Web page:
Best wishes

  10. Nov 9, 2006 #9
    E^2 = (pc)^2 + (mc^2)^2
    Can be reduced to;
    only when the momentum “p” is zero.
    Thus if “p” is zero the movement of the object in question has a “speed” of zero,
    Giving the Energy as seen from the one frame of reference where there is no kinetic Energy therefore NO MOVEMENT.
    There is no “relativistic” anything involved – that was the whole point Einstein was making; reducing the whole formula to the short E = mc^2; to solve for the Potential Energy held within a mass.
    There is no relativistic use of mc^2, except to define the Potential Energy intrinsic within the mass. Any motion, or measurement from a frame that requires motion to exist, requires the use of the whole formula
    not just E^2 = (mc^2)^2
    Last edited: Nov 10, 2006
  11. Nov 9, 2006 #10
    You're entitled to your opinion.
    I've been through the derivations more times than I can count.
    Wrong. I had previously had gone through derivations which showed that E = mc^2 is not always true. E.g. see the example given here


    That is an example of a object with finite dimension having stress exerted on it, i.e. a non-closed systems.
    It depends onn what you mean by "m". If you mean the inertial mass of a point object subject to external forces there are several ways. Here are 4 that I wrote up

    If and only if m is proper mass. This thread was not about m being proper mass. It has to do with the claim that relativistic mass is the same as inertial energy.

    Recall Rindler's intro to sr text where he writes on page 150 under the section "Relativistic Mechanics of Continua"
    As far as what Einstein meant by E = mc^2, that changed with time. I do know, however, that he used it in his last update to The Meaning of Relativity to mean that m = relativistic mass. If you need other references to this fact then please read both of Schut's books, i.e. "A first course in general relativity" and "Gravitation from the ground up" where he demonstrates that inertial mass is a function of pressure in the most general case. He gets the same result I do in this page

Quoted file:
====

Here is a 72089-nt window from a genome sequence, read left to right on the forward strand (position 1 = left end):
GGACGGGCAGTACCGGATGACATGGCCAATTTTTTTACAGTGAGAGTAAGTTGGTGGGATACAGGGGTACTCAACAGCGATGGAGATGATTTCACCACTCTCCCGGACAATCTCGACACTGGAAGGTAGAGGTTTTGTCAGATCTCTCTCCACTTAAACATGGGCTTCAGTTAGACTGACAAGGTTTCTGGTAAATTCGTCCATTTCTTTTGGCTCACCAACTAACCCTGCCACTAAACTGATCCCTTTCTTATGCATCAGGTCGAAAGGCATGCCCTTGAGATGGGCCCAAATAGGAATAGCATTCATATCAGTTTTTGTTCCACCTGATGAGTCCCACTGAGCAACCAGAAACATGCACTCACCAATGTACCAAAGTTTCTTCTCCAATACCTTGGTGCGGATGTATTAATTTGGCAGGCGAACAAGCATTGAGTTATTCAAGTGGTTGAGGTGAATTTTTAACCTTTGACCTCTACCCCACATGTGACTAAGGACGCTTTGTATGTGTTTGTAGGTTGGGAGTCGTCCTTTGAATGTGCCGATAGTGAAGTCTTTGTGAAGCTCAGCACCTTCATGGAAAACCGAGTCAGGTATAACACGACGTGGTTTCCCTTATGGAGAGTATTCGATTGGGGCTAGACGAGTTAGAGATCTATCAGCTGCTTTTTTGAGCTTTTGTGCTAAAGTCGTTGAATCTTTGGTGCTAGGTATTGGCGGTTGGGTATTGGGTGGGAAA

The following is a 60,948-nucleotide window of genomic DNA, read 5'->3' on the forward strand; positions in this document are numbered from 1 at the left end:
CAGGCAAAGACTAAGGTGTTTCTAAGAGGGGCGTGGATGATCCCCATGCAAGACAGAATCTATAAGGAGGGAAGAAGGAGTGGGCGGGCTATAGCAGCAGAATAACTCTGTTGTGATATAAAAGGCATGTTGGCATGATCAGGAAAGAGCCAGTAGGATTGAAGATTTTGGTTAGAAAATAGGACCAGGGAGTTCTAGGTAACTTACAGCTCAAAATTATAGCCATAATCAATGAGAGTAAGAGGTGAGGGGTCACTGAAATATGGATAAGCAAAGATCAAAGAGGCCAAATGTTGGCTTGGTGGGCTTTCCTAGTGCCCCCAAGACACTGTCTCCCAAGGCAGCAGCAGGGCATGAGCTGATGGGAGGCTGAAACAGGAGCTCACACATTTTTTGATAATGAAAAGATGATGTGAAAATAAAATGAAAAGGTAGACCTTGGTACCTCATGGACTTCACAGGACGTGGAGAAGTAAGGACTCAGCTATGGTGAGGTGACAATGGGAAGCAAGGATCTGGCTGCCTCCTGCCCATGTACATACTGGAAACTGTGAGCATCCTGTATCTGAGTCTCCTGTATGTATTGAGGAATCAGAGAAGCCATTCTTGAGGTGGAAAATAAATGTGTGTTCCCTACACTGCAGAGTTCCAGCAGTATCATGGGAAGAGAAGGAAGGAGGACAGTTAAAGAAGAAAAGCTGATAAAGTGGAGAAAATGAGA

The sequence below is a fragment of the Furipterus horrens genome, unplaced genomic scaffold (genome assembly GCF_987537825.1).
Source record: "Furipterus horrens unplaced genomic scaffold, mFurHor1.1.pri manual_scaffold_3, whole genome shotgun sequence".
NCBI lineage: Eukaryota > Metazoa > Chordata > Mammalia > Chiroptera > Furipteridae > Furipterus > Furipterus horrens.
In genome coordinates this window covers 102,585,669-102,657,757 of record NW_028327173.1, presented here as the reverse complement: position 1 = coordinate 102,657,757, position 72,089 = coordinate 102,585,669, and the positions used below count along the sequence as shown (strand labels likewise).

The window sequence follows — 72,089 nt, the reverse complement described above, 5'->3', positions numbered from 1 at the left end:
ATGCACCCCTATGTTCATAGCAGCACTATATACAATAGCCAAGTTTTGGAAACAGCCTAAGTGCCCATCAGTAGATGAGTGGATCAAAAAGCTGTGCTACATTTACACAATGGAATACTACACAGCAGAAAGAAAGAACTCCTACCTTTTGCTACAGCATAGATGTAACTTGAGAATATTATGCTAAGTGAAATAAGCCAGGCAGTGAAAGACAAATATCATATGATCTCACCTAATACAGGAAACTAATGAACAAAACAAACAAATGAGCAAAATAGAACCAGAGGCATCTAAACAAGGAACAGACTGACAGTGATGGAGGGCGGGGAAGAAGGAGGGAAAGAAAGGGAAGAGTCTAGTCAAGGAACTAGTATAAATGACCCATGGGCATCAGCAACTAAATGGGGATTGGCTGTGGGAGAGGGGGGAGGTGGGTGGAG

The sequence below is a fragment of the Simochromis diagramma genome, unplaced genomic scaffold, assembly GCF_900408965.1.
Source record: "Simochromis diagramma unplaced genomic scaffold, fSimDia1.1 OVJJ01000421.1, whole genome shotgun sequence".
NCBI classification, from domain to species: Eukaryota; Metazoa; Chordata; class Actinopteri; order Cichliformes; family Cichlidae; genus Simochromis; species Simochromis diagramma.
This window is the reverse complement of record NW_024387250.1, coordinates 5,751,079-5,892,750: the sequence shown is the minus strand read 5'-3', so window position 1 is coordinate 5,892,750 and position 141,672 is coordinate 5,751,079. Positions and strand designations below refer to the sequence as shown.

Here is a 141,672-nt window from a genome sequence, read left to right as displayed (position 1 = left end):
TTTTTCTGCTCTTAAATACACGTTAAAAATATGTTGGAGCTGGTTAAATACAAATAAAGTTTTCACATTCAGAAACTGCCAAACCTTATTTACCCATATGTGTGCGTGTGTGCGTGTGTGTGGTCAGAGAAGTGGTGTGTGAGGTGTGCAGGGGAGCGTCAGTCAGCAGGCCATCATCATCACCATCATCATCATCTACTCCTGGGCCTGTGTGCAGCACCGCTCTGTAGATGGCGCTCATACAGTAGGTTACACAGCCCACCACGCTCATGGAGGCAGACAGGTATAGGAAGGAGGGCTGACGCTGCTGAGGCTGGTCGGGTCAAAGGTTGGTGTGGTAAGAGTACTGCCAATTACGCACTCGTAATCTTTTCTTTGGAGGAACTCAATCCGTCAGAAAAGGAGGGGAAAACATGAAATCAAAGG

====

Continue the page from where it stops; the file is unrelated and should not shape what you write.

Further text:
Best wishes

  12. Nov 9, 2006 #11
    With comments like this please do not expect me to read anymore of your posts. Welcome to my ignore list.

    Best wishes in your future acts of insulting people

  13. Nov 9, 2006 #12
    The point is; what is the meaning of the formula E = mc^2.
    Sure even Einstein could revise the original meaning by replacing m (mo) with a relativistic m (mr) as a short hand way of saying:
    E^2 = (pc)^2 + (moc^2)^2
    That doesn’t mean he was right in doing so – I don’t consider the man infallible.
    It is a new and different formula, and not addressing the same issue as
    E = moc^2 the energy in mass.
    Instead E = mrc^2 attempts to address TOTAL ENERGY.
    That short hand assumes momentum p= mv by applying a relativistic mr of:
    mo/sqrt(1-V^2) times v
    to get the momentum p.

    IMO it is as valid and more consistent to instead define and apply a relativist velocity vr of:
    v/sqrt(1-V^2) times mo
    to get the momentum p.

    Then the infinity that comes as v nears c (V nears 1) is not loaded onto the “mass” in the problem. But onto to the “apparent” or “relativistic” velocity.
    This is a least consistent with the apparent distance to be covered in the “other” reference frame approaching infinity; as the Lorentz Conversion tells use the unit measure of length in that frame becomes infinitely short (in our view) as V approaches 1.

    Leaving just one proper mass that makes much more sense.
    I see no reason to oppose the current view of invariant mass.
    Last edited: Nov 10, 2006